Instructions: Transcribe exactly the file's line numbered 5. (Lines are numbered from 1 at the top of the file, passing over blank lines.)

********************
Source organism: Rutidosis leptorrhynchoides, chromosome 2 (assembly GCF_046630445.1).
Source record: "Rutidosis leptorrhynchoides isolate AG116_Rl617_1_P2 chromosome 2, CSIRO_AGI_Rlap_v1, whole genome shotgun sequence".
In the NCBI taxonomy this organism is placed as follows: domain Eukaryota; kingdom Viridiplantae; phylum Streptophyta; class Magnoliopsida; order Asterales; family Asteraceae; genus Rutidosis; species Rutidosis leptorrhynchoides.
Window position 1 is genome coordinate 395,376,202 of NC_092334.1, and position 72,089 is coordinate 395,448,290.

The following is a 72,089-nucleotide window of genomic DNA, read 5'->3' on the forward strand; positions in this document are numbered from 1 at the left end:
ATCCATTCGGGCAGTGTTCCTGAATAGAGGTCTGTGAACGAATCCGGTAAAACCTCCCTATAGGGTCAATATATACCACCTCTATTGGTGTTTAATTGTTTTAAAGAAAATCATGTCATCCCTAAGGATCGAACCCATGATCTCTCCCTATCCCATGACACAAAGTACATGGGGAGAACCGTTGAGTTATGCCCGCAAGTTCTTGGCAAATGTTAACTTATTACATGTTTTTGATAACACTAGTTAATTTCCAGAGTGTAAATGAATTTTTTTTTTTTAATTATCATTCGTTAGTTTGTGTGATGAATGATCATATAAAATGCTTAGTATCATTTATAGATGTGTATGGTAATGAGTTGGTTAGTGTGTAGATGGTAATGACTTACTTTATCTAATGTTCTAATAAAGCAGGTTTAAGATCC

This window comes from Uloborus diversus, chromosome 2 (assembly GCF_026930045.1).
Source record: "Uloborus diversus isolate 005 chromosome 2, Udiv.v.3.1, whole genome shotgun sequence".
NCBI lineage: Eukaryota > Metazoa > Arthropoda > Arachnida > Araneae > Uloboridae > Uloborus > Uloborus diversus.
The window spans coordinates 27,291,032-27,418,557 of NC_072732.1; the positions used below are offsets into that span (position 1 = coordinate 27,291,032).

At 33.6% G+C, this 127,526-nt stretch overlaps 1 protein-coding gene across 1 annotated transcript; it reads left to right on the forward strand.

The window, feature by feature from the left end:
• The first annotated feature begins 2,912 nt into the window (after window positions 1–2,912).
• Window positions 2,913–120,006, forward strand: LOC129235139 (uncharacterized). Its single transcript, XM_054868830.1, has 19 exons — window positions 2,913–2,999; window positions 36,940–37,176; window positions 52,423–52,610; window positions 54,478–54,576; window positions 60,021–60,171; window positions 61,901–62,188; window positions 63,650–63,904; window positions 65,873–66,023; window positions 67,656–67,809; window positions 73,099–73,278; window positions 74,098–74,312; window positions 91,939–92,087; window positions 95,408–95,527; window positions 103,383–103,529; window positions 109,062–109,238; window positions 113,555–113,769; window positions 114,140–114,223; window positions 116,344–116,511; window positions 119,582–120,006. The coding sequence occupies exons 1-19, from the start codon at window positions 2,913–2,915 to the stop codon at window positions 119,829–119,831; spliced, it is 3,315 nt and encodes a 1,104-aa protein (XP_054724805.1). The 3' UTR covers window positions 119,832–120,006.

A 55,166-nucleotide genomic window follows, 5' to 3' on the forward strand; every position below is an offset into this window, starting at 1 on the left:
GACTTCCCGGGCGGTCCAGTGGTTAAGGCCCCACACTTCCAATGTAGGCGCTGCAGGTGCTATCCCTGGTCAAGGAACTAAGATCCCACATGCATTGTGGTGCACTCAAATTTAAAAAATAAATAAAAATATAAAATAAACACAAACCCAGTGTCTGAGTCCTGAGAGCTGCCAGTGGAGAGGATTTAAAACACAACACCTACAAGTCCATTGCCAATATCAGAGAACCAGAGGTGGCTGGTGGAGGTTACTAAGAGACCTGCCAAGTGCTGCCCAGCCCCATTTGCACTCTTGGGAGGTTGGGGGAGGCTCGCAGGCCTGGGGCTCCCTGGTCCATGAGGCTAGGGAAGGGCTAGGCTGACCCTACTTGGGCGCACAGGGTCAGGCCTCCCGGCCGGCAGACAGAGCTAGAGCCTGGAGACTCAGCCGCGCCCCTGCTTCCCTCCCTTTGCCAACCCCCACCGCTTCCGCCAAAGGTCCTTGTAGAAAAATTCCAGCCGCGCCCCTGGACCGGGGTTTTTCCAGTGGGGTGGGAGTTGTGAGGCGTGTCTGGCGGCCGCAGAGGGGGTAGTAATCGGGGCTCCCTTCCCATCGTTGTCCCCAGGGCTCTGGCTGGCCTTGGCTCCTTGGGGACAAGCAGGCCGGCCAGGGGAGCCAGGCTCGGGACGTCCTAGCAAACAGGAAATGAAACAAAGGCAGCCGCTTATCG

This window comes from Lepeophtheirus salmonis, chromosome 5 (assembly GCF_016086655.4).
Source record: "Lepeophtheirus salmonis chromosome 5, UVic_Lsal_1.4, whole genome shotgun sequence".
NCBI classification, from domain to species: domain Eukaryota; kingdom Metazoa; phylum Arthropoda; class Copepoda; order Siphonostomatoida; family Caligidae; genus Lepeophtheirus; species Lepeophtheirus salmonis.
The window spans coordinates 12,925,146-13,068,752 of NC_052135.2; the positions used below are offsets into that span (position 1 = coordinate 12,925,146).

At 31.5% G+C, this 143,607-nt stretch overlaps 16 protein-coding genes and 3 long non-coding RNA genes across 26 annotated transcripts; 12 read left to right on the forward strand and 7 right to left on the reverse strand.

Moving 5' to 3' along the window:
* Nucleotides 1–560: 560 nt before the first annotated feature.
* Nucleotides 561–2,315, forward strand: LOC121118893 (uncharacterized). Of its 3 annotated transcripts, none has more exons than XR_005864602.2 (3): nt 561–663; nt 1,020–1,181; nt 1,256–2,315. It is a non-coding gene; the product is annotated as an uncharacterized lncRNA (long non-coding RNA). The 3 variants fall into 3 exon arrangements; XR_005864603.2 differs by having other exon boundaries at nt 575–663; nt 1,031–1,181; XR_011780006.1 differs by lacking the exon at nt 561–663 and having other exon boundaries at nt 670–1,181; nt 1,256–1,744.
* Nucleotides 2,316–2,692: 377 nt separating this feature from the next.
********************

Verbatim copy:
The following is a 72,089-nucleotide window of genomic DNA, read 5'->3' on the forward strand; positions in this document are numbered from 1 at the left end: